7. You’re noticeably less productive than your colleagues

  • This one is a dead give away. If you can look around and see that your peers are more productive than you… there isn’t much to be said here. Your options at this point are to dig deep and find your why, or to go find a place that you can be fulfilled. 

8. You don’t get along with anyone at the company

  • I (Toby) have a very vivid memory of playing dodge ball with a bunch of friends at a party when I was a kid. There was this one kid that was ANGRY with everyone about everything. His horrible attitude was (in his mind) everyone else's problem. I distinctly remember knowing that I would remember this moment for the rest of my life. I thought to myself, if I’m ever in a situation where I feel like everyone else has the problem and I believe myself to be the only one that is right, I may need to look in the mirror and do some soul searching.

9. You find yourself regularly apologizing to people.

  • If you are apologizing regularly, at least there is some semblance of humility. If you have enough humility to apologize for your mistakes and you find yourself apologizing regularly, you should ask yourself if you care enough about the job to perform it well. If not, you will likely find fulfillment in another role or another company. Most of the time this results in being a better employee. 

10. You’re always looking for a way out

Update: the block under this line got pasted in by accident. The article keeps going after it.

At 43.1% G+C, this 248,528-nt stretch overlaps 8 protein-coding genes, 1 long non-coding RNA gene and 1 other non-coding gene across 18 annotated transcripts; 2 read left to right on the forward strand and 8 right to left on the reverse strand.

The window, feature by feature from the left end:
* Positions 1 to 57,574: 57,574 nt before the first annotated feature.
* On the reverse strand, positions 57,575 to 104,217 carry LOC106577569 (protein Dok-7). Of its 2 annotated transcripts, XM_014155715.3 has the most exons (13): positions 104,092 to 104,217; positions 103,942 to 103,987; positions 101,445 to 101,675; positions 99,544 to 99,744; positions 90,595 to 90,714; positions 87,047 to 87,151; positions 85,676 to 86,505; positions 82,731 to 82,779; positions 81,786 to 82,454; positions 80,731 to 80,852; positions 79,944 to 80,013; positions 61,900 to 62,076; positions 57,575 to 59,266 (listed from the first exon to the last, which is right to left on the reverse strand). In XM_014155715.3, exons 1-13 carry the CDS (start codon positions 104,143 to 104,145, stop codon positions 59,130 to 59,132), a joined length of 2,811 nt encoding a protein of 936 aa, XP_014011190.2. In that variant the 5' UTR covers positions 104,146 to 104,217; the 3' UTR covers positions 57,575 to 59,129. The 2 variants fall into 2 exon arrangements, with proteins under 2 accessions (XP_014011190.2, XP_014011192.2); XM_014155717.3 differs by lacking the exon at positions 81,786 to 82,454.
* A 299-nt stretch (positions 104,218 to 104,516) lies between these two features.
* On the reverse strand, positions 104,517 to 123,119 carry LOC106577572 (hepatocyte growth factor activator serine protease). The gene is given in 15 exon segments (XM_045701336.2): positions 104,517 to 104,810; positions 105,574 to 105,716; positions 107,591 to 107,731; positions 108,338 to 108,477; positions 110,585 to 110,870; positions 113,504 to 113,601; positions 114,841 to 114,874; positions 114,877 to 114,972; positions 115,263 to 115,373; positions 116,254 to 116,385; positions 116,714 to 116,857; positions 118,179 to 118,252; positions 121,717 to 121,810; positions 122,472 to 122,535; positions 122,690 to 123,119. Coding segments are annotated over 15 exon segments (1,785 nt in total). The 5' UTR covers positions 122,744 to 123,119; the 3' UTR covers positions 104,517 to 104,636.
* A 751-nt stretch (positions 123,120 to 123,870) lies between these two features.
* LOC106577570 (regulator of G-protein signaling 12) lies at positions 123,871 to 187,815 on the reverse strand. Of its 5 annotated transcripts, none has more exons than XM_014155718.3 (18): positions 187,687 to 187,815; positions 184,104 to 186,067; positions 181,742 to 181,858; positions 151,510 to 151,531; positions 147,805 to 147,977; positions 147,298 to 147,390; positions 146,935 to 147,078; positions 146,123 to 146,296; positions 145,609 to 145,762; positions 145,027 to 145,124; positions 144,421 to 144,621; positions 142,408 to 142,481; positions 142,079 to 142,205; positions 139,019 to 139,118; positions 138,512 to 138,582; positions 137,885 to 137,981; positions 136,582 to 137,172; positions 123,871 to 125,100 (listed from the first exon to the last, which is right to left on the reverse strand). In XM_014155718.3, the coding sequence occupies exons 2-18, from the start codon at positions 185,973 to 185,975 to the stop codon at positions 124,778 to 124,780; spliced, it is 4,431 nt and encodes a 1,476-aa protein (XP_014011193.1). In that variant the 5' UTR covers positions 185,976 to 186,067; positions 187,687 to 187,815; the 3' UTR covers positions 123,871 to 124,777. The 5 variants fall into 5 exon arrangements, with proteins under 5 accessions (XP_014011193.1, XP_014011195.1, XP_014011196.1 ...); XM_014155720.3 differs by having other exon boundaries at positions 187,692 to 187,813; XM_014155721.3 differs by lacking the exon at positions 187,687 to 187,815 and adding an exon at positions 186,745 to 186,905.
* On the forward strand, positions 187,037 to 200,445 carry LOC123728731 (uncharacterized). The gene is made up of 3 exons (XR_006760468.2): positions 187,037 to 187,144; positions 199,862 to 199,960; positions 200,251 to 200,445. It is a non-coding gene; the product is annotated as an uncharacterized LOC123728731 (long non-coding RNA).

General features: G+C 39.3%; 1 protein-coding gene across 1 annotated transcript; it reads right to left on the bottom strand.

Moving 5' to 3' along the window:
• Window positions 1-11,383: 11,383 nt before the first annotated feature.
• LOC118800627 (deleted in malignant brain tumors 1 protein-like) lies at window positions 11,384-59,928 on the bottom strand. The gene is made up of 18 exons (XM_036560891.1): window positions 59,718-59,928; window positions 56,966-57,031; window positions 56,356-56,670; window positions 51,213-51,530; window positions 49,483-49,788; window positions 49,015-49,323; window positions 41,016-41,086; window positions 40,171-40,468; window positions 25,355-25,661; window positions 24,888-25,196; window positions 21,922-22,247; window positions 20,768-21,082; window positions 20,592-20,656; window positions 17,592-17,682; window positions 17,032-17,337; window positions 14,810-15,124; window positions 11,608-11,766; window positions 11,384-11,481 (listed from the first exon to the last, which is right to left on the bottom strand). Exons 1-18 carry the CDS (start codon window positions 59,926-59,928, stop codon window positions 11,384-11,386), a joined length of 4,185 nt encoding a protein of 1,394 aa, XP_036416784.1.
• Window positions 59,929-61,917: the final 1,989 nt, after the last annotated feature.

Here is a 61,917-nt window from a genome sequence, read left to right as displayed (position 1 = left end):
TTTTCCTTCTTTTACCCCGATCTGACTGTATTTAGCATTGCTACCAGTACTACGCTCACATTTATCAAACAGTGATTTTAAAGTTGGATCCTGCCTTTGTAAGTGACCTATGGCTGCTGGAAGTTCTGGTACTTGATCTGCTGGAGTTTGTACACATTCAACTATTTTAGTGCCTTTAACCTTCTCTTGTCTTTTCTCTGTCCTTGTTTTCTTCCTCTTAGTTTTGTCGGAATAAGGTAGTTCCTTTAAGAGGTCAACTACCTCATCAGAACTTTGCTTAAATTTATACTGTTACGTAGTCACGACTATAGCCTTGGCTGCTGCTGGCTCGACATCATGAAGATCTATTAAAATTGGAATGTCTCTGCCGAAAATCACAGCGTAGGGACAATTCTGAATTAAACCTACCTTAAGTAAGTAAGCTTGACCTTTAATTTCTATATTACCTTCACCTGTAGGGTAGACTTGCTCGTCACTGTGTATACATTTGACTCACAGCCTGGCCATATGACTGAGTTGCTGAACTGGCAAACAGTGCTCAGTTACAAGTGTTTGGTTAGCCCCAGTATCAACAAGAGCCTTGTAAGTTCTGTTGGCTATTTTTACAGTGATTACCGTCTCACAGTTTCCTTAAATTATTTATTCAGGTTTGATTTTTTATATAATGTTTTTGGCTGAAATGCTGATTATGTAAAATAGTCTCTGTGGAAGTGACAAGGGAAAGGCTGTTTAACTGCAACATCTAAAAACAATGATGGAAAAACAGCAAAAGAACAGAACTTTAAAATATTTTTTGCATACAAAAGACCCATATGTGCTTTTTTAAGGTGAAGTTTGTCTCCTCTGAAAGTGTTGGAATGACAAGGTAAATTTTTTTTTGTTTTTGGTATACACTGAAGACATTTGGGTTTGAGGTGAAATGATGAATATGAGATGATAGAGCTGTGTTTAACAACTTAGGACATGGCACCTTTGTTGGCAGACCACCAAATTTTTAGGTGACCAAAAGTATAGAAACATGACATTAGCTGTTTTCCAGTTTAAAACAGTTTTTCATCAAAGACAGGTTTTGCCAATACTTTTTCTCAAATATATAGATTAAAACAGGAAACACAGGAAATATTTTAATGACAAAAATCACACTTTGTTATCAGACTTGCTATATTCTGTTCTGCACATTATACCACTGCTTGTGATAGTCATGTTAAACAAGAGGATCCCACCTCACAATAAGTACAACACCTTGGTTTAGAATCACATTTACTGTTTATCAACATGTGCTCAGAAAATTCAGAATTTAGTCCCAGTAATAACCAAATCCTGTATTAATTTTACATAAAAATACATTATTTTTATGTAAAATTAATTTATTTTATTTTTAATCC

• Your personal why oftentimes will connect you to the right job for you. If you are not fulfilled or satisfied with your current role, you will constantly be looking for a way out. This lack of focus and desire to succeed will bleed over to the rest of the team, and bring everyone down with you. Have a discussion with your manager, see if there is a better fit for you within the organization. 

11. You’re constantly making demands

  • Making demands that you believe will make your job better is a mirage. Suggestions with a cost benefit/justification analysis come from a place of mutual benefit for the organization. But demands are from a place of self service and are often detrimental to the organization, from a financial standpoint but also a cultural perspective. 

12. You have no drive

  • You aren’t connected to the job, or there are stressors that are eliminating the connection. Its helpful to identify the stressors, but if they aren’t there, its best for you to find a role that keeps you coming back. A lack of motivation often means that you are not being fulfilled. You need to connect with the things that keep you coming back for more. 

After reading these 12 items, take some time to reflect on how you can help your organization grow by taking ownership of your role, and your contribution.
If you identify with most or all of these, then you may be a prime candidate for another role that will bring you more fulfillment that will allow you to be the best version of yourself.

If you are a business owner, and have employees that fit many of these descriptions, let us know below. 

If you’d like to get on a call and discuss how we can help you organize your business to make sure your people are right for your organization and in the best seat for their personal goals and ambitions let us know that too! 

We help restoration companies organize to have a culture that attracts top talent with maximum profitability!